“Call Me Mark” – The Making of Drakeford


Christopher Harries
@CjHarries14


With parties jostling for prominence and a coordinated campaign underway to build the personal profile of the First Minister, you can tell a Welsh Parliament election is in the air…

Coronavirus has highlighted the effects of devolution and shone a spotlight First Minister like never before. Pre-COVID crisis, the identity of the First Minister was largely oblivious to the wider public. I suspect that before the crisis Mark Drakeford could have ventured from his home in the salubrious suburb of Pontcanna into the city centre and enjoyed relative anonymity. The Welsh Labour leader may now be facing a “new-normal” of his own.

While the profile of the First Minister’s office has been raised, on a personal level, he remains something of an unknown to the public. As the election for the Welsh Parliament looms closer however, Welsh Labour spin doctors are making a concerted effort to introduce the electorate to Mark Drakeford.

In recent weeks, we have endured Drakeford informing us of his love for cheese and painful spectacle of him playing Drake or Drakeford on the radio. In a somehow more bizarre twist, we have also learnt that the First Minister has been living in a hut at the bottom of his garden due to Coronavirus.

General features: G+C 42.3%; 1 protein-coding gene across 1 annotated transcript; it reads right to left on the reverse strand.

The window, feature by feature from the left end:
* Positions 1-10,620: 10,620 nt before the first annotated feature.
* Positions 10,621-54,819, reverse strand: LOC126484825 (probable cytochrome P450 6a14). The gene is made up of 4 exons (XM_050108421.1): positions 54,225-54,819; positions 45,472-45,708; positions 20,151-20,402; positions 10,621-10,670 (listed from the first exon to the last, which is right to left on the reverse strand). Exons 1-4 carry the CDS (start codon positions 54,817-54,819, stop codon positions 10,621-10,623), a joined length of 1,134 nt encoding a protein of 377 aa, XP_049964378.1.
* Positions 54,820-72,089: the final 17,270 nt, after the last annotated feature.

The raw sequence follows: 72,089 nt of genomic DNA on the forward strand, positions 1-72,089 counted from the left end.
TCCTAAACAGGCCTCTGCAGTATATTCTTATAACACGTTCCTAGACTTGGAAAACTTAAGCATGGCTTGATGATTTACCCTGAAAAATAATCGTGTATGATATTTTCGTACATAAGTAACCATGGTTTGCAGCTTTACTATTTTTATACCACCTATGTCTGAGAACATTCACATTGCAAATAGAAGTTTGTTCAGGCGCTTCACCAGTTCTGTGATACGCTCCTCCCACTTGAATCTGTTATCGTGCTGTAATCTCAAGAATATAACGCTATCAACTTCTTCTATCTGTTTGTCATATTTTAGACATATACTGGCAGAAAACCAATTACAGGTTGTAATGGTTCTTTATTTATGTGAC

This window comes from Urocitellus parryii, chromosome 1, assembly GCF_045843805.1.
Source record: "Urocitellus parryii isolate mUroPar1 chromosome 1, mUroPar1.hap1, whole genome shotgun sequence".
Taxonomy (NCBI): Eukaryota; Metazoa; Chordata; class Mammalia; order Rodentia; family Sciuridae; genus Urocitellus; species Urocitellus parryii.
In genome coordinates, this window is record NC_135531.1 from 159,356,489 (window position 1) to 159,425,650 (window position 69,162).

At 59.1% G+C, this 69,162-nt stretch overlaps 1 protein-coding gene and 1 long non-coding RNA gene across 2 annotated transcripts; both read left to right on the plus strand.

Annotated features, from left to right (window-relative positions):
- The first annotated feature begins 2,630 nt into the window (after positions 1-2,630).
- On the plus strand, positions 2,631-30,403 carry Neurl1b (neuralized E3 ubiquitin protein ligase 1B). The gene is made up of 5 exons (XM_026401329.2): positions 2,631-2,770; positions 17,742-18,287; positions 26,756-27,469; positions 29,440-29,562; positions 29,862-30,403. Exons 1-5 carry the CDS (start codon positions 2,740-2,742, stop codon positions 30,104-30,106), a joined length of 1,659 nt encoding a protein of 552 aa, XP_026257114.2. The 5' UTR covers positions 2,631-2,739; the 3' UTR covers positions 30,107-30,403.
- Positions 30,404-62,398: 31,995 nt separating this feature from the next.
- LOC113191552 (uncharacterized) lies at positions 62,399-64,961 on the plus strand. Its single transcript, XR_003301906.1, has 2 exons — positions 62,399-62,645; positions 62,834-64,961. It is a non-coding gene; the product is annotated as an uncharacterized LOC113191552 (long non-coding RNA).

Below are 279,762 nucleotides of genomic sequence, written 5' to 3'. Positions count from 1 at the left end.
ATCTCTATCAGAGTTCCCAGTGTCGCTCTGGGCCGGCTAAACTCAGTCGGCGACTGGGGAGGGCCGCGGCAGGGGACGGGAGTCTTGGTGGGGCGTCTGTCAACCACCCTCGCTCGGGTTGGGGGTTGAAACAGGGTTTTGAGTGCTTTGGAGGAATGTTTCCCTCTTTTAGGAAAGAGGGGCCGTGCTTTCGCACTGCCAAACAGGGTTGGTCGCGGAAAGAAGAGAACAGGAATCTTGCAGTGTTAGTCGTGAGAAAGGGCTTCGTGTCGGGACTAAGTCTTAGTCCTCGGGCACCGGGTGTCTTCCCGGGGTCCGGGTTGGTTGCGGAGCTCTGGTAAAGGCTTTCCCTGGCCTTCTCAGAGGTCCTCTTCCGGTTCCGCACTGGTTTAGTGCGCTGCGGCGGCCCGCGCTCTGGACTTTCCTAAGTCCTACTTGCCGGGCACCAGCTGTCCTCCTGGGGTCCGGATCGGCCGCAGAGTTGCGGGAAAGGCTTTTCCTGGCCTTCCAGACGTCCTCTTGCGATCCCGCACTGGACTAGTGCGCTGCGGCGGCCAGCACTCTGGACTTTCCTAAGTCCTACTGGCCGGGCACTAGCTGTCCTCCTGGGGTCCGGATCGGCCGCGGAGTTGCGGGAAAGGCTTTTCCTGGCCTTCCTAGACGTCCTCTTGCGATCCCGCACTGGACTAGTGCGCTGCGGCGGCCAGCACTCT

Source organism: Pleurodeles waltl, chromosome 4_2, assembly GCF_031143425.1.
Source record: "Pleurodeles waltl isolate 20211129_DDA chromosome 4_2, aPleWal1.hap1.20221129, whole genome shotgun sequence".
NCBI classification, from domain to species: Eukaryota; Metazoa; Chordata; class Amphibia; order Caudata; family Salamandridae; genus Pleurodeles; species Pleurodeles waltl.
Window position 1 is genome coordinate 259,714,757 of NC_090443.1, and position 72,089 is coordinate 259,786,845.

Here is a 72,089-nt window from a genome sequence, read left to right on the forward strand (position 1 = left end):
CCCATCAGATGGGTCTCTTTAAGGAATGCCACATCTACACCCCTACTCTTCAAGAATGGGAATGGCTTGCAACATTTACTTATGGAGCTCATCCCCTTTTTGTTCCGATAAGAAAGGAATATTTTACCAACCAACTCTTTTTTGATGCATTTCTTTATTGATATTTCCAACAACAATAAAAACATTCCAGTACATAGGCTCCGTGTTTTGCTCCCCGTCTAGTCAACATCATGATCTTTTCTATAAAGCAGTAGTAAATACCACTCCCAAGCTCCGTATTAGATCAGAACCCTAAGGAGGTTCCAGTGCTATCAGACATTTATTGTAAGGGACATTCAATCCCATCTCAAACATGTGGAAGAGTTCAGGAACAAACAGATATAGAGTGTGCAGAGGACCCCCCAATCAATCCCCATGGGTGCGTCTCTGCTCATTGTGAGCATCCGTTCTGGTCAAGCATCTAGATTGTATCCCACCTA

Such efforts are being made because Labour are painfully-aware that Drakeford has about as much personal appeal as the cheese of which he speaks so highly. The First Minister desperately needs a PR boost, and frantic staffers are trying everything (and seemingly, anything) to make it happen.

Instead of jovial questions around food preference and which part of his property he is occupying this week, one would hope that the First Minister would be subjected to some real scrutiny by the media. Cosy interviews may lead to instant gratification for social media, but after more than twenty years of Labour governance in Wales, surely there is much more to answer for.

The Welsh media must resist the lure of allowing politics to become fixated on the individual. In the coming months, the debate should not focus on the individuals jockeying to be First Minister, but on scrutinising the policy platform on which they stand and the track record of their parties.

For the media to allow itself to get caught up in Drakeford’s “Call Me Mark” campaign would be a disservice to the people of Wales at such a crucial juncture.

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